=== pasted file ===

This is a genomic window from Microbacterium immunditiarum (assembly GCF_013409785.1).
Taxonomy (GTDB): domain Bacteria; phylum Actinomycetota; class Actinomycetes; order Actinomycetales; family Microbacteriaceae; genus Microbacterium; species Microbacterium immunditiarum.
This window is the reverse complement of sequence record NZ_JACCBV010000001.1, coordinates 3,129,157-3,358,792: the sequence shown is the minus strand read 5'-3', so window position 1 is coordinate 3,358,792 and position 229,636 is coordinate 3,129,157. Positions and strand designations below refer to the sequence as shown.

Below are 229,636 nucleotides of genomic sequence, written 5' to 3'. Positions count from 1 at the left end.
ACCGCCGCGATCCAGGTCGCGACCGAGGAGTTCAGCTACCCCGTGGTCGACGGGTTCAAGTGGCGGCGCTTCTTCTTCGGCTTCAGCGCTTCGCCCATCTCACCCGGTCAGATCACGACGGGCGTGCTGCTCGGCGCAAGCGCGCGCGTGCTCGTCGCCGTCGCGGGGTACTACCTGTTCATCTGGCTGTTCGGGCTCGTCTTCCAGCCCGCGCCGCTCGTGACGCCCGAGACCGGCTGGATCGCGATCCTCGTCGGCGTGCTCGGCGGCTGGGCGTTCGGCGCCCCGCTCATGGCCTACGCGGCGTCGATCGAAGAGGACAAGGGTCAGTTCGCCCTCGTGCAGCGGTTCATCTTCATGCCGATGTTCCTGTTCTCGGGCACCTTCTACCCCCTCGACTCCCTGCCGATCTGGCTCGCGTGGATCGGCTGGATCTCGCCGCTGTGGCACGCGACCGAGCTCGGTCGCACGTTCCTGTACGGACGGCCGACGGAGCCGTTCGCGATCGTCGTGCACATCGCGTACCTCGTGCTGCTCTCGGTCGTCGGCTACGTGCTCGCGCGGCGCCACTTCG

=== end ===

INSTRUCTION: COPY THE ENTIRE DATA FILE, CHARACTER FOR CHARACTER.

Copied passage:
This is a genomic window from Microbacterium immunditiarum (assembly GCF_013409785.1).
Taxonomy (GTDB): domain Bacteria; phylum Actinomycetota; class Actinomycetes; order Actinomycetales; family Microbacteriaceae; genus Microbacterium; species Microbacterium immunditiarum.
This window is the reverse complement of sequence record NZ_JACCBV010000001.1, coordinates 3,129,157-3,358,792: the sequence shown is the minus strand read 5'-3', so window position 1 is coordinate 3,358,792 and position 229,636 is coordinate 3,129,157. Positions and strand designations below refer to the sequence as shown.

Below are 229,636 nucleotides of genomic sequence, written 5' to 3'. Positions count from 1 at the left end.
ACCGCCGCGATCCAGGTCGCGACCGAGGAGTTCAGCTACCCCGTGGTCGACGGGTTCAAGTGGCGGCGCTTCTTCTTCGGCTTCAGCGCTTCGCCCATCTCACCCGGTCAGATCACGACGGGCGTGCTGCTCGGCGCAAGCGCGCGCGTGCTCGTCGCCGTCGCGGGGTACTACCTGTTCATCTGGCTGTTCGGGCTCGTCTTCCAGCCCGCGCCGCTCGTGACGCCCGAGACCGGCTGGATCGCGATCCTCGTCGGCGTGCTCGGCGGCTGGGCGTTCGGCGCCCCGCTCATGGCCTACGCGGCGTCGATCGAAGAGGACAAGGGTCAGTTCGCCCTCGTGCAGCGGTTCATCTTCATGCCGATGTTCCTGTTCTCGGGCACCTTCTACCCCCTCGACTCCCTGCCGATCTGGCTCGCGTGGATCGGCTGGATCTCGCCGCTGTGGCACGCGACCGAGCTCGGTCGCACGTTCCTGTACGGACGGCCGACGGAGCCGTTCGCGATCGTCGTGCACATCGCGTACCTCGTGCTGCTCTCGGTCGTCGGCTACGTGCTCGCGCGGCGCCACTTCG